Foregoing A Site Survey Can Sink Your Ship

Updated: Sep 26, 2019

You wouldn’t buy a used car without having a trusted mechanic giving it a thorough check. You certainly wouldn’t buy a house without a home inspector. So, why wouldn’t you do the same when it comes to selecting a commercial space for your new store? Yet many franchisees forego a site survey thinking that data received here and there will suffice. The money spent on a survey is better spent elsewhere the thinking often goes.

Nothing could be further from the truth.

As many experienced franchisees have discovered, sometimes the hard way, you can’t be penny wise and pound foolish. Data becomes a precious commodity in the beginning stages of ownership. Finding the right space with your commercial real estate broker will take more time than you might have expected. And once you've narrowed your choice down to that one can't miss space, it's time to get a site survey.

A completed site survey gives the franchisee a deeper understanding about every aspect of the physical space he or she is about purchase or lease. The survey provides a clearer picture of potential construction costs, highlights physical problems with the location and points out conflicts between what the location has and what the franchisor will require of a franchise location. A site survey should be commissioned before a purchase agreement or lease have been signed as this vital information gives the franchisee more power to negotiate. The survey also becomes an important initial roadmap for the architects and engineers tasked with designing the space.

Site surveys can vary greatly in terms of scope and level of detail. A good survey should provide only the information a franchise owner needs in order to move forward with lease negotiations, franchisor approval, design and construction. Keep in mind when selecting a surveying firm that a thicker report doesn't necessarily mean more relevant data. And while drones and lasers are impressive tools, they are only as good as the person using them. It is our recommendation that a survey team should be under the guidance of licensed architects or engineers that understand what the data means.

Our Standard Survey looks at six major elements of the space:

  1. The site and its accessibility

  2. The building and its accessibility

  3. The mechanical system

  4. The electrical system

  5. Plumbing (water, sewer and gas)

  6. Fire protection

With photos and detailed data collected in each of these areas and an accurately dimensioned floor plan, the site survey allows the franchisee to see the bigger picture. A recent survey we performed showed a difference in the size of the space compared to the square footage the lease was stating. The landlord verified our results with his architect and concurred with our findings. This one detail will save the franchisee $80,000 in rent over the term of the lease.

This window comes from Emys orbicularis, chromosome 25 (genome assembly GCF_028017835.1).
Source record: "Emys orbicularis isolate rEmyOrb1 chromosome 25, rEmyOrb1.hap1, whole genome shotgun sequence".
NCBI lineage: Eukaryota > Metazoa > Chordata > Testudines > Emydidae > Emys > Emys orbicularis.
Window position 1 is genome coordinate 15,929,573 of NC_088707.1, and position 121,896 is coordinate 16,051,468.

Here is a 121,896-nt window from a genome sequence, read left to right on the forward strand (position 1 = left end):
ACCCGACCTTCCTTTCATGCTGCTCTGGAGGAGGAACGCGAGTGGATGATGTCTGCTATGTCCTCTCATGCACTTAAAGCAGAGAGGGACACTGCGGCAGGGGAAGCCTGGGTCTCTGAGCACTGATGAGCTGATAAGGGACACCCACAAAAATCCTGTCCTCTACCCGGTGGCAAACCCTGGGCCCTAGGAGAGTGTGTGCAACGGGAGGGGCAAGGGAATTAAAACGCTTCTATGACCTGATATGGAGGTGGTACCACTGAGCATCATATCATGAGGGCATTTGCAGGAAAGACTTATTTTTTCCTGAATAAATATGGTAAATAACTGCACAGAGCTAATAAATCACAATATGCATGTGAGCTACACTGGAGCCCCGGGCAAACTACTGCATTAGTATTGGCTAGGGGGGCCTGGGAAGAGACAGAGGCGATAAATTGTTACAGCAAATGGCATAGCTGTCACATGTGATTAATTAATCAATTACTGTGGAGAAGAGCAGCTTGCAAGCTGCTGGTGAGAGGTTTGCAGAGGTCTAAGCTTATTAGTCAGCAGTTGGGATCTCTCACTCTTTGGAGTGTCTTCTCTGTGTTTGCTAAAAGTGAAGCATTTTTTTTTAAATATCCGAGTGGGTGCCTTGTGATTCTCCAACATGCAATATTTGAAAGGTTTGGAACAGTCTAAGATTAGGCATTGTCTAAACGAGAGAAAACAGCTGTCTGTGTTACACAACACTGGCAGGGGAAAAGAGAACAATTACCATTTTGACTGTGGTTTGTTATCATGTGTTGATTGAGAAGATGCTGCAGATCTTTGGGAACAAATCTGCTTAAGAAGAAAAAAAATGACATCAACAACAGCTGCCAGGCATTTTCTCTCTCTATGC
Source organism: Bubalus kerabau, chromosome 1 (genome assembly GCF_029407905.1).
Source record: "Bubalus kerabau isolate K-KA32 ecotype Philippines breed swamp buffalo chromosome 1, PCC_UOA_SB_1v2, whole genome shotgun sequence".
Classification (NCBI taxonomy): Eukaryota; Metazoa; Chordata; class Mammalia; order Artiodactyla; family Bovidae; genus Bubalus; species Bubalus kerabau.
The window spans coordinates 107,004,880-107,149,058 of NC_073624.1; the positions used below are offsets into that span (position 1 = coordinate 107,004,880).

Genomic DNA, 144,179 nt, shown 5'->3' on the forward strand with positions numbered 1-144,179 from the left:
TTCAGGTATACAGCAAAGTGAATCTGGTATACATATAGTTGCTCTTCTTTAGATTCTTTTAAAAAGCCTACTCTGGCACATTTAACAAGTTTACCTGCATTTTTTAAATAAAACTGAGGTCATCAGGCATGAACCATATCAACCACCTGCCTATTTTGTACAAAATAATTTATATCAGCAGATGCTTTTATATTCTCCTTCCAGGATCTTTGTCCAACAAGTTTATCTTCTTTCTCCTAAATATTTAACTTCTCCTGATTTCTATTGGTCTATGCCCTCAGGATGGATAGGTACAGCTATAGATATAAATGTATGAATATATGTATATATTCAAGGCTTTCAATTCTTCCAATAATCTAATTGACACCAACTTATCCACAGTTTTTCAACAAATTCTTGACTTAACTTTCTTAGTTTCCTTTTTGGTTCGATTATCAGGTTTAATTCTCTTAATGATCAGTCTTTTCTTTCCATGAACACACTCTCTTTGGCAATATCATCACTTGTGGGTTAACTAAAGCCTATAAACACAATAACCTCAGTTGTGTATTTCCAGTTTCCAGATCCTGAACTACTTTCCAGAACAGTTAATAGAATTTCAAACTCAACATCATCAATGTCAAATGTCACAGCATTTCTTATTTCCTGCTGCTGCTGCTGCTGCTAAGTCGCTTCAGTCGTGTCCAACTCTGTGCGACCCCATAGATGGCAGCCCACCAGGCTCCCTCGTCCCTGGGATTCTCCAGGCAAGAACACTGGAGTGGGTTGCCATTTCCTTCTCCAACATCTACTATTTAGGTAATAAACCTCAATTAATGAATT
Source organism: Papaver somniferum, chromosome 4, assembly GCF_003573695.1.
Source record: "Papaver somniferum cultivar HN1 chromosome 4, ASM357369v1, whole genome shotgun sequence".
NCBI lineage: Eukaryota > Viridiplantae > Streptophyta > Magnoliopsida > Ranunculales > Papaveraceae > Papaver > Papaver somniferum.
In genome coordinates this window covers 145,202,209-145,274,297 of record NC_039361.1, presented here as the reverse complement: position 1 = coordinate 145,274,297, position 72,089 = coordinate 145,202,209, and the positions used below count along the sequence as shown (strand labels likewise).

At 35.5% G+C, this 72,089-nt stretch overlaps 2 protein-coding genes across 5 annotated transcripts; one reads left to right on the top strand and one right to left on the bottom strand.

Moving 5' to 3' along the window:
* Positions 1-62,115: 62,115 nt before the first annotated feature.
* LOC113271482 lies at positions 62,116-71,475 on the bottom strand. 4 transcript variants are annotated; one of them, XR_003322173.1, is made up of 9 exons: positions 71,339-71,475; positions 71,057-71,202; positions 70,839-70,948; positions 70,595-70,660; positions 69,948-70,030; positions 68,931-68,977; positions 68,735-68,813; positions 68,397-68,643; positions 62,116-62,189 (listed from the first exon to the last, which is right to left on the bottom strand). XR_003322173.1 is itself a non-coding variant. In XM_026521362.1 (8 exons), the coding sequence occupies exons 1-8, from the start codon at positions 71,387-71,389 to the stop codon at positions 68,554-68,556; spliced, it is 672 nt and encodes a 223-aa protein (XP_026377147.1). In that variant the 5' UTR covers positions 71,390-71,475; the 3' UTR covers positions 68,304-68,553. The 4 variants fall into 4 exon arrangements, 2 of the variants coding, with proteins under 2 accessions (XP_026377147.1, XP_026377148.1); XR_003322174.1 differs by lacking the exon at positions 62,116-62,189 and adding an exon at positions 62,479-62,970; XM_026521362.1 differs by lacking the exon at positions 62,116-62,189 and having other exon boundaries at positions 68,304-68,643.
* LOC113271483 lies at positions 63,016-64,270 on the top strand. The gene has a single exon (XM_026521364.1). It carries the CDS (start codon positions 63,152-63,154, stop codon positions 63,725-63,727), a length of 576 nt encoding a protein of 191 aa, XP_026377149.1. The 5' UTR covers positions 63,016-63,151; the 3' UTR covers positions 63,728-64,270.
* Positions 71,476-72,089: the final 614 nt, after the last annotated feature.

It should be noted that a typical site survey is intended only to provide information on existing conditions. But that doesn't necessarily give you the whole story. That's why our surveys contain what we refer to as a Gap Analysis. That is best explained as the difference in what your space has and what you need it to have and it can make or break a deal. Here are a few examples of what a Gap Analysis can tell you.

  • The building has accessibility issues with no ramps to the space and no handicap parking spaces. The city will require you to spend up to 20% of your construction costs your building plans.

  • Your medical space requires fire sprinklers and you preferred space doesn't have them.

  • Your new restaurant requires 600 amps of electricity but the survey only found 200 amps for your use. You could get by with 400 amps if the building has gas, which it does, just not to your suite.

  • Your new space requires a 2" water line but currently is only served by a 1" line. This will require a new water service and meter at the street.

Now armed with photos, an accurate floor plan, a detailed survey of critical building elements and a Gap Analysis, the franchisee is in a much better position to make decisions, negotiate a deal, execute a lease, and get the architect started on creating a meaningful and useful space for their new business.

A comprehensive site survey costs a tiny fraction (less than half as percent) of the overall construction costs. But it can easily be worth tens of thousands of dollars if it identifies potential problems that could impact a lease or purchase decision. In summary, a site survey usually provides a very good return on investment.

You May Also Be Interested In:

  1. Franchises Could Benefit From A Permitting Partner

  2. A Site Survey Can Save Your Time, Your Money, And Your Sanity

  3. What is an As-Built Drawing, And Why Do You Need One?

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